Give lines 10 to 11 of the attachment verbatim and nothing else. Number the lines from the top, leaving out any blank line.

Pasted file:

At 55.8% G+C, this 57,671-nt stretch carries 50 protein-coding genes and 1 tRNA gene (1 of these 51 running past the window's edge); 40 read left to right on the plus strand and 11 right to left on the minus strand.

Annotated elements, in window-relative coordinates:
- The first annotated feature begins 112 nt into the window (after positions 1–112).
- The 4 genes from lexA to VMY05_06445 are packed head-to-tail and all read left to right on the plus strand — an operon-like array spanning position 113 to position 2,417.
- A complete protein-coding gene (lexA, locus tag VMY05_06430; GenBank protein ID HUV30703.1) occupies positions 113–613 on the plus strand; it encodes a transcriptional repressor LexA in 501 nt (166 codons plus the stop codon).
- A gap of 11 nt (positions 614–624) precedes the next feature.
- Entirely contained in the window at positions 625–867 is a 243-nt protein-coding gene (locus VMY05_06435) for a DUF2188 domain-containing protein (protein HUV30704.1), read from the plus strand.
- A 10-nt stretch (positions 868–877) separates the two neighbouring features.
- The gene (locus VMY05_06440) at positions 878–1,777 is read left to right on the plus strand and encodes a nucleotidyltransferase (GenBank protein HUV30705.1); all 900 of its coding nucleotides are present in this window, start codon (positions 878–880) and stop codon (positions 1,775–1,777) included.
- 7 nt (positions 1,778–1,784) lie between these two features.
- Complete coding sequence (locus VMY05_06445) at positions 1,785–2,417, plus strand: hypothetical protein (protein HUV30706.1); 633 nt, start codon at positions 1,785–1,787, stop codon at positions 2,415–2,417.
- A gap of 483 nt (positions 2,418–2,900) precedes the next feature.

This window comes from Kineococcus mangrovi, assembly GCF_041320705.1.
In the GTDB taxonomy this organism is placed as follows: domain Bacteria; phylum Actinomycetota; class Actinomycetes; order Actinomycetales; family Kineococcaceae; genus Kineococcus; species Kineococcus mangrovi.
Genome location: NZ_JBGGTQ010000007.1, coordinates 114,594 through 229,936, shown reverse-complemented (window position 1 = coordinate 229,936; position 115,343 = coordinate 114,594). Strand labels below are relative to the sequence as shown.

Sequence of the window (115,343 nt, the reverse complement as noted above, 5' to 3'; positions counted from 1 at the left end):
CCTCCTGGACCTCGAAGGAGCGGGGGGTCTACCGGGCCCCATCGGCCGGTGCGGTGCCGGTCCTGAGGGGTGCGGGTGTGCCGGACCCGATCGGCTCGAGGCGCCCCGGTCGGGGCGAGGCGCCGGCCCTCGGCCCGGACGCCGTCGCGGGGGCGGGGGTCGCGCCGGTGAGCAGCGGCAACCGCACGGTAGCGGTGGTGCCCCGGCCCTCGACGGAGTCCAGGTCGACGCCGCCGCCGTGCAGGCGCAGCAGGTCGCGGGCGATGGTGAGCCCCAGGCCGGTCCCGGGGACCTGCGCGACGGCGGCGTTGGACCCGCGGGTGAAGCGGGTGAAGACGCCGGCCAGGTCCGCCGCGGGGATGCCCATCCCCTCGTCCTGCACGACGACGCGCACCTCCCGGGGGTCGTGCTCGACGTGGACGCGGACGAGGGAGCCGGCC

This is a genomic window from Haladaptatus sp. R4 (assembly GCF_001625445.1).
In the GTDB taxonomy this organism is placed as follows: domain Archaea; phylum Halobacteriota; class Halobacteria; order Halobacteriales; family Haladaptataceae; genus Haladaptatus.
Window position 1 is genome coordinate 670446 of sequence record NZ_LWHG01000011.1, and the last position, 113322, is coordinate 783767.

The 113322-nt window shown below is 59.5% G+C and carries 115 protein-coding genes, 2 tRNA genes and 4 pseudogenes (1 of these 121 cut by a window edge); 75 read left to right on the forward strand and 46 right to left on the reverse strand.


- 7 nt (positions 1,778–1,784) lie between these two features.
- Complete coding sequence (locus VMY05_06445) at positions 1,785–2,417, plus strand: hypothetical protein (protein HUV30706.1); 633 nt, start codon at positions 1,785–1,787, stop codon at positions 2,415–2,417.